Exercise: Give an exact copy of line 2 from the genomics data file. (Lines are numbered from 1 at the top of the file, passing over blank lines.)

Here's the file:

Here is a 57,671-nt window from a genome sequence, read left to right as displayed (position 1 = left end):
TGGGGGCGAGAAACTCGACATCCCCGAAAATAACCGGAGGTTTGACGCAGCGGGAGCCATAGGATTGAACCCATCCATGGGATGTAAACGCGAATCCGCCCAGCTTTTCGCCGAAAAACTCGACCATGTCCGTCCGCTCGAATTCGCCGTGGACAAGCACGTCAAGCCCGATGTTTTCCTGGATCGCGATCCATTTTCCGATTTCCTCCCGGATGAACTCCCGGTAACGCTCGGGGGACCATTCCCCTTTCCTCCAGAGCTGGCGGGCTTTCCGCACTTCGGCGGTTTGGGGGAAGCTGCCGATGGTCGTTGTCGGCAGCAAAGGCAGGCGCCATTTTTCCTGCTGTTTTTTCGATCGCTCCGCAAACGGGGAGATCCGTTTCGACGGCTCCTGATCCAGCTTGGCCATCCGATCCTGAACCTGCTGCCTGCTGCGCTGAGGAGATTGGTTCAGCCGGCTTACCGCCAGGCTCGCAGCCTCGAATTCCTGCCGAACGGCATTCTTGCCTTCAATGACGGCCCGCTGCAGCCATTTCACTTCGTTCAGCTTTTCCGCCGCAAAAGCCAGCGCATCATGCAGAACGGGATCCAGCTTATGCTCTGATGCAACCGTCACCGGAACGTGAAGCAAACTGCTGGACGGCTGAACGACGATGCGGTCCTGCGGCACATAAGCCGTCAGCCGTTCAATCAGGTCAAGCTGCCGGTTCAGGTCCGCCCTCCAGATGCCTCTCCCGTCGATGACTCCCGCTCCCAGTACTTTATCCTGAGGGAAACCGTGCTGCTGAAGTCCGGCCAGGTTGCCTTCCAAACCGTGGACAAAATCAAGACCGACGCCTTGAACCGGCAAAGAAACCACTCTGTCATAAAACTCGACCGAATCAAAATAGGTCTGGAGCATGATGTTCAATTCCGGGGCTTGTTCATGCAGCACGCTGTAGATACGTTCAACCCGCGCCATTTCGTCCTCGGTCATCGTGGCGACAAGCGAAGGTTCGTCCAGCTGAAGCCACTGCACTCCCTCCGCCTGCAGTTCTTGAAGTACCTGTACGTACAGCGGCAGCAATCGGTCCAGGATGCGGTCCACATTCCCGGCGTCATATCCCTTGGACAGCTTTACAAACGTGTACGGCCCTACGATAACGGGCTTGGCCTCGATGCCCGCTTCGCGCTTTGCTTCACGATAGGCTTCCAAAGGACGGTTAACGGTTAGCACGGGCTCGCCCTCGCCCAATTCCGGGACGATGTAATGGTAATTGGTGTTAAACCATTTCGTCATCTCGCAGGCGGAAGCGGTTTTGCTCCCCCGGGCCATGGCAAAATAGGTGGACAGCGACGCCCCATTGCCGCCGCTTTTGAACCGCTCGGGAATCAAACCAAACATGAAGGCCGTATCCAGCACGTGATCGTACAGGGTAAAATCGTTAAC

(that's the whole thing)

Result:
TGGGGGCGAGAAACTCGACATCCCCGAAAATAACCGGAGGTTTGACGCAGCGGGAGCCATAGGATTGAACCCATCCATGGGATGTAAACGCGAATCCGCCCAGCTTTTCGCCGAAAAACTCGACCATGTCCGTCCGCTCGAATTCGCCGTGGACAAGCACGTCAAGCCCGATGTTTTCCTGGATCGCGATCCATTTTCCGATTTCCTCCCGGATGAACTCCCGGTAACGCTCGGGGGACCATTCCCCTTTCCTCCAGAGCTGGCGGGCTTTCCGCACTTCGGCGGTTTGGGGGAAGCTGCCGATGGTCGTTGTCGGCAGCAAAGGCAGGCGCCATTTTTCCTGCTGTTTTTTCGATCGCTCCGCAAACGGGGAGATCCGTTTCGACGGCTCCTGATCCAGCTTGGCCATCCGATCCTGAACCTGCTGCCTGCTGCGCTGAGGAGATTGGTTCAGCCGGCTTACCGCCAGGCTCGCAGCCTCGAATTCCTGCCGAACGGCATTCTTGCCTTCAATGACGGCCCGCTGCAGCCATTTCACTTCGTTCAGCTTTTCCGCCGCAAAAGCCAGCGCATCATGCAGAACGGGATCCAGCTTATGCTCTGATGCAACCGTCACCGGAACGTGAAGCAAACTGCTGGACGGCTGAACGACGATGCGGTCCTGCGGCACATAAGCCGTCAGCCGTTCAATCAGGTCAAGCTGCCGGTTCAGGTCCGCCCTCCAGATGCCTCTCCCGTCGATGACTCCCGCTCCCAGTACTTTATCCTGAGGGAAACCGTGCTGCTGAAGTCCGGCCAGGTTGCCTTCCAAACCGTGGACAAAATCAAGACCGACGCCTTGAACCGGCAAAGAAACCACTCTGTCATAAAACTCGACCGAATCAAAATAGGTCTGGAGCATGATGTTCAATTCCGGGGCTTGTTCATGCAGCACGCTGTAGATACGTTCAACCCGCGCCATTTCGTCCTCGGTCATCGTGGCGACAAGCGAAGGTTCGTCCAGCTGAAGCCACTGCACTCCCTCCGCCTGCAGTTCTTGAAGTACCTGTACGTACAGCGGCAGCAATCGGTCCAGGATGCGGTCCACATTCCCGGCGTCATATCCCTTGGACAGCTTTACAAACGTGTACGGCCCTACGATAACGGGCTTGGCCTCGATGCCCGCTTCGCGCTTTGCTTCACGATAGGCTTCCAAAGGACGGTTAACGGTTAGCACGGGCTCGCCCTCGCCCAATTCCGGGACGATGTAATGGTAATTGGTGTTAAACCATTTCGTCATCTCGCAGGCGGAAGCGGTTTTGCTCCCCCGGGCCATGGCAAAATAGGTGGACAGCGACGCCCCATTGCCGCCGCTTTTGAACCGCTCGGGAATCAAACCAAACATGAAGGCCGTATCCAGCACGTGATCGTACAGGGTAAAATCGTTAAC